Justine Griffin/Tampa Bay Times – Waiting until the eleventh hour this weekend to wrap up holiday shopping? You’re not alone. And this year, procrastination is paying off for some.
“Super Saturday,” or the last Saturday before Christmas, is expected to eclipse Black Friday and become the busiest shopping weekend of the year, retail analysts say. That’s because almost everybody still has some shopping to do, according to a consumer survey by the National Retail Federation, which showed that only 10 percent of American shoppers said they were done buying gifts for the season this week.
“As Black Friday became more muddled and spread out last year, we saw more people wait until the last week before Christmas to shop,” said Jeff Green, a retail analyst in Phoenix. He anticipates the same trend will play out this year.
“It will be more important to retailers than Black Friday that’s for sure. This is the time of year where people will head to the stores because it’s cutting it too close to ship something and get it on time,” Green said.
Retailers, eager to capitalize on the throng of bustling buyers, are responding with longer hours and some heavy discounts.
Kohl’s department stores will be open for more than 170 hours straight — from 7 a.m. on Thursday to 6 p.m. on Christmas Eve. Special promotions, from $14.99 Star Wars T-shirts to $39.99 Sony Extra Bass headphones, will be going on throughoutSaturday.
Toys “R” Us stores will be open late too, from 6 a.m. to 2 a.m. daily, Saturday through Tuesday. The children’s retailer is offering free shipping on online orders of $19 or more until 11:59 p.m. on Saturday and free store pickup until 4 p.m. on Christmas Eve.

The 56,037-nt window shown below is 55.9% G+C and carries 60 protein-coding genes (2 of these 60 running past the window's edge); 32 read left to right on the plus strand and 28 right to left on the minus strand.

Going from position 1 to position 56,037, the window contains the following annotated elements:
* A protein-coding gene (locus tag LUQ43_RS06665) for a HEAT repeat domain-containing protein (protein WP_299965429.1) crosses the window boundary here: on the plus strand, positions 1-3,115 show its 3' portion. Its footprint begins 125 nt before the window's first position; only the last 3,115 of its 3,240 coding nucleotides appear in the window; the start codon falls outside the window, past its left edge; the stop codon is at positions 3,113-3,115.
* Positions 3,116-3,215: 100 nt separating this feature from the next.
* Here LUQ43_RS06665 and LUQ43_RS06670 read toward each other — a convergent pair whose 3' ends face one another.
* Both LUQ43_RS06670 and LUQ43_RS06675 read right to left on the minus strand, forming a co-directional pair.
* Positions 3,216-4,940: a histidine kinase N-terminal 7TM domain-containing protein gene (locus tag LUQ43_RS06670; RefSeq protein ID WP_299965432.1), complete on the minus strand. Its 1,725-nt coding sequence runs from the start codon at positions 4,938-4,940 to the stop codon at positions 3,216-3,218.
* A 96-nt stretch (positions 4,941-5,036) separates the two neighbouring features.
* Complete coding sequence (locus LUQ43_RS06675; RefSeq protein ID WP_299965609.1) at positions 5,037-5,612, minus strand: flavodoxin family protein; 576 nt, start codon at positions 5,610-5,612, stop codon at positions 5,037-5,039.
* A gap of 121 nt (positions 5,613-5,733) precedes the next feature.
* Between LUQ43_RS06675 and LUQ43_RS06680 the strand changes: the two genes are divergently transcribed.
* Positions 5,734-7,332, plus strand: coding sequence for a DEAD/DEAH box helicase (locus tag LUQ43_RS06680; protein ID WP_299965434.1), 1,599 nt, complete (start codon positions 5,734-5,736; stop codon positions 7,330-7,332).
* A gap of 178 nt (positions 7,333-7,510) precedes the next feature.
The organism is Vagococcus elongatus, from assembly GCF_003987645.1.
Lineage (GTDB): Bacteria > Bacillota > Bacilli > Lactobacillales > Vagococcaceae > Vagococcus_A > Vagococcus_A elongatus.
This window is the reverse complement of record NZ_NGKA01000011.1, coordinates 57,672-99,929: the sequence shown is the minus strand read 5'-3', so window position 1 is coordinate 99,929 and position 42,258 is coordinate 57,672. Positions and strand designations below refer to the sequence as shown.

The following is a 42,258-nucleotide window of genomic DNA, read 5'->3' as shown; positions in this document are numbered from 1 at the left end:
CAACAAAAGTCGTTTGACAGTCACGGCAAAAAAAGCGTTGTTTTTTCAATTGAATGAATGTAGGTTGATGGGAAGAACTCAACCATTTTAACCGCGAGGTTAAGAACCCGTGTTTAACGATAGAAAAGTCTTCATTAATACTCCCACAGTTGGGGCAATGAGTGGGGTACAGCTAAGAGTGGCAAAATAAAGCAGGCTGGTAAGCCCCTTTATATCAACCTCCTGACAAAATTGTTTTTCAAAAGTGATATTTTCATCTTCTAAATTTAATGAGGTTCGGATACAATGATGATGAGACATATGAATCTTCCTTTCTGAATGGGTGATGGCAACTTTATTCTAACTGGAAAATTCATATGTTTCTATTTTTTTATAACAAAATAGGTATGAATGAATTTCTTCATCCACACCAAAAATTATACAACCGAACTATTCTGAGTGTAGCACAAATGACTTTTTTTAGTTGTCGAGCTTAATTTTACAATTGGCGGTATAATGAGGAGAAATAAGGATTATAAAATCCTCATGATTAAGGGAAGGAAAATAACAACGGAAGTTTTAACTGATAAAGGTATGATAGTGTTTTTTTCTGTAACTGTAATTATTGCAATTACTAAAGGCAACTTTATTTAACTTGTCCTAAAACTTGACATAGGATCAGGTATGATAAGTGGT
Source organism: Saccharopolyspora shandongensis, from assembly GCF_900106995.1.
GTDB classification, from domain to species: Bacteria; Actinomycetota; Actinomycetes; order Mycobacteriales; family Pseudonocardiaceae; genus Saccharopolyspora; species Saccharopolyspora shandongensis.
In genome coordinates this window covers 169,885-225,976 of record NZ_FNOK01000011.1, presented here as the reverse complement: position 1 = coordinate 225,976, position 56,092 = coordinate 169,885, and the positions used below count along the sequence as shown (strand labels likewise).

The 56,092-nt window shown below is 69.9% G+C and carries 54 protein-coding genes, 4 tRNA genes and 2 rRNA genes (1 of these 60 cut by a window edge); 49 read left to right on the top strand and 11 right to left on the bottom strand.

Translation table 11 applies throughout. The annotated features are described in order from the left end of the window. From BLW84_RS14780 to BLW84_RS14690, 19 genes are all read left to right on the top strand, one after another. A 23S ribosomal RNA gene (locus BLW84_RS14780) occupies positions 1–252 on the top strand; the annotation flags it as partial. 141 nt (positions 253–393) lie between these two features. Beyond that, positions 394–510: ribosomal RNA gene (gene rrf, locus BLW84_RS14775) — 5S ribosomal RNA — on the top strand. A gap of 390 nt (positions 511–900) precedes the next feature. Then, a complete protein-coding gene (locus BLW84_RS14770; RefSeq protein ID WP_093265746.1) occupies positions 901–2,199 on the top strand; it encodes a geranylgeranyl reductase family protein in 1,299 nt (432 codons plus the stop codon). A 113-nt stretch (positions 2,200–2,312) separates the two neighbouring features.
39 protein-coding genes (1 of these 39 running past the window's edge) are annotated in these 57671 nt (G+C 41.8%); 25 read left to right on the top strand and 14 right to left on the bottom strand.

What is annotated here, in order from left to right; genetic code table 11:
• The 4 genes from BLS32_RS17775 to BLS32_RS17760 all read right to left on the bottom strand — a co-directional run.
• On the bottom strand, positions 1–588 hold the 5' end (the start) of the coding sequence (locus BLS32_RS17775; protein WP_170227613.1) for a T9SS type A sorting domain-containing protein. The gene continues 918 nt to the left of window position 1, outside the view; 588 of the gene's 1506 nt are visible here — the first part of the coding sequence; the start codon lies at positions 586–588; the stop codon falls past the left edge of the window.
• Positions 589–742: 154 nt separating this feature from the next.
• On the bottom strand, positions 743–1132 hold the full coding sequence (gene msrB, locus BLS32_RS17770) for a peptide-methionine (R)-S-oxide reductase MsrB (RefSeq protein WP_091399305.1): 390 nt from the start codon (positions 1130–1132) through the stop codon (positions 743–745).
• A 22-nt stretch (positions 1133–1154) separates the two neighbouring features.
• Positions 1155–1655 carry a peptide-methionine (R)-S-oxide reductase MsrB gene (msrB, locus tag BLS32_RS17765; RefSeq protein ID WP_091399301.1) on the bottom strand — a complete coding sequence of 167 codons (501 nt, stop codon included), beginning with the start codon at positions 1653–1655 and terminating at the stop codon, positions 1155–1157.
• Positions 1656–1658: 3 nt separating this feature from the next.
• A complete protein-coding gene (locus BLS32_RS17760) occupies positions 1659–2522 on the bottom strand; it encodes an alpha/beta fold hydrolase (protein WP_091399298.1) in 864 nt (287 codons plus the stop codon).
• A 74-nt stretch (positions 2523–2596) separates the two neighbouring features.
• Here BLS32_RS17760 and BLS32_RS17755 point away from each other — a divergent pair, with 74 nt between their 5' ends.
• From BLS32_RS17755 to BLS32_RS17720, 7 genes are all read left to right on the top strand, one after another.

At Best Buy, all purchases made by 10:30 a.m. Dec. 22 will get expedited two-day shipping so packages arrive by Christmas.
One big motivation for the push is that brick-and-mortar stores are running out of time to make up on less-than-stellar sales so far.
“Foot traffic has been down so far this holiday season, especially over Black Friday,” said Steve Kirn, executive director of the David F. Miller Retailing Education and Research Center at the University of Florida. “With Black Friday being so spread out, both over more days and online, business has been mediocre at best.”
Kirn said that shoppers can expect another wave of discounts at stores this weekend, as retailers make a last ditch effort to get rid of their holiday inventory before Christmas. Warm weather across the nation has dampened winter apparel and sporting goods sales, which could lead to better bargains. But health and beauty merchandise, jewelry and furniture are expected to be the best sellers of the season, according to data from the International Council of Shopping Centers.
“Super Saturday has always been a big shopping weekend,” but more people will actually be buying stuff this weekend than buying just the doorbuster deals like on Black Friday, Kirn said. “It’s easy to drive people into stores with sales when they’re giving stuff away almost. But it’s much harder to make money during it.”
The NRF predicts that retail sales during the months of November and December will increase by a modest 3.7 percent this year, to $630.5 billion spent nationwide. An improving housing market, new job growth and low gas prices have contributed to the small increase in sales predictions.
But shoppers are still uncertain about the future and are buying based on discounts. The recent hike in interest rates won’t help consumer confidence.
“There is a certain element to waiting until the last minute that tends to pay off,” Green said. “No matter how the shopping season evolves. It will probably be like this next year, too.”